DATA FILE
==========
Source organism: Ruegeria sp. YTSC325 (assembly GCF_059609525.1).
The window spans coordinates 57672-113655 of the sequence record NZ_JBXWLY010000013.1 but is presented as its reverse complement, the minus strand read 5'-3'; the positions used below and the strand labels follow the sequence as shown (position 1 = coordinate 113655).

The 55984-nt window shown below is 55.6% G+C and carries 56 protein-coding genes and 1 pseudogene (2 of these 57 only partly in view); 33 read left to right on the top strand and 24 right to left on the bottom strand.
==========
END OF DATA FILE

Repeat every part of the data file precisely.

Source organism: Ruegeria sp. YTSC325 (assembly GCF_059609525.1).
The window spans coordinates 57672-113655 of the sequence record NZ_JBXWLY010000013.1 but is presented as its reverse complement, the minus strand read 5'-3'; the positions used below and the strand labels follow the sequence as shown (position 1 = coordinate 113655).

The 55984-nt window shown below is 55.6% G+C and carries 56 protein-coding genes and 1 pseudogene (2 of these 57 only partly in view); 33 read left to right on the top strand and 24 right to left on the bottom strand.